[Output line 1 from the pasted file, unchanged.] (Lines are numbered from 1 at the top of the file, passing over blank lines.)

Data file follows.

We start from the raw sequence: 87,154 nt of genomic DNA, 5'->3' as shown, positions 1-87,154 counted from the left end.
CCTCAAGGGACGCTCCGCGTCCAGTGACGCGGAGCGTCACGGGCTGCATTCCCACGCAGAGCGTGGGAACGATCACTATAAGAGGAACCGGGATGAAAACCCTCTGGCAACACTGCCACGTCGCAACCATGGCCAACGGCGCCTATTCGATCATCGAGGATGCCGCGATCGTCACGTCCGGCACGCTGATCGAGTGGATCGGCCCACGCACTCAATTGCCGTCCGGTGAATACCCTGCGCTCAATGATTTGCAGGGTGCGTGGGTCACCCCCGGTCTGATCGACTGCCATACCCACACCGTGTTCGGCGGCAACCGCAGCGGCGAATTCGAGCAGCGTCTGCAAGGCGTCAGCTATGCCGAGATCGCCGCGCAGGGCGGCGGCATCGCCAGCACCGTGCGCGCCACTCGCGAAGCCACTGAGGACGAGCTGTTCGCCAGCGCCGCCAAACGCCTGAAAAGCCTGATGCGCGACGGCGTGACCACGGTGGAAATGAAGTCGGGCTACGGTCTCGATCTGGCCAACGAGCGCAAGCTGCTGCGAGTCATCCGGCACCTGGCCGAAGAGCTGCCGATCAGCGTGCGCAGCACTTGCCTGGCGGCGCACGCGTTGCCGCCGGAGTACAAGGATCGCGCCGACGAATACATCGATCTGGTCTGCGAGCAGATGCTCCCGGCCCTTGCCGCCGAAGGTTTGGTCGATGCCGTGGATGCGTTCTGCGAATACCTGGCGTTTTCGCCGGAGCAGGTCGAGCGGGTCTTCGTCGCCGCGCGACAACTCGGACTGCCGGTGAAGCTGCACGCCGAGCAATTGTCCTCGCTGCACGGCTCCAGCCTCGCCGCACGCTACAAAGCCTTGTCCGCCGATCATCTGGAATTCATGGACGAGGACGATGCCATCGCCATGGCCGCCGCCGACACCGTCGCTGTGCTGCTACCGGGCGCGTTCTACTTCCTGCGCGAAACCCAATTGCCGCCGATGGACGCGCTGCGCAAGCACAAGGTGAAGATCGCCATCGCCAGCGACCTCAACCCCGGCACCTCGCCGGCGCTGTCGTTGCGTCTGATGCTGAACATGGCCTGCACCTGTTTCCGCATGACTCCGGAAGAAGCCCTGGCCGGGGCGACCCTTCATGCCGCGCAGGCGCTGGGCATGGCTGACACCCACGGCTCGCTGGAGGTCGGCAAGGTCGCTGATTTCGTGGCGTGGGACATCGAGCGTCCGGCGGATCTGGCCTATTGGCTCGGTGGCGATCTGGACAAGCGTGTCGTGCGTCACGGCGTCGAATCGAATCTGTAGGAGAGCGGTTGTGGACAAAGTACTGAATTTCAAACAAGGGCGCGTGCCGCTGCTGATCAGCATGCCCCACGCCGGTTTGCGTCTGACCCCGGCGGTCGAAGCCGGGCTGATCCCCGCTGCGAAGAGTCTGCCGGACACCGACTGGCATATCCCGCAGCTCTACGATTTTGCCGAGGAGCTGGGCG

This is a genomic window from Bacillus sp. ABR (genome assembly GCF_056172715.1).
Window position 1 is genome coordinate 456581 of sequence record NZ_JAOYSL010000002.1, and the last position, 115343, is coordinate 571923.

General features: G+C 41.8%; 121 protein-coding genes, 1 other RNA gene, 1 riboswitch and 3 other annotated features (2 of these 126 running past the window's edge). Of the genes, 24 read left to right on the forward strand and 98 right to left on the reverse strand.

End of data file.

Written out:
We start from the raw sequence: 87,154 nt of genomic DNA, 5'->3' as shown, positions 1-87,154 counted from the left end.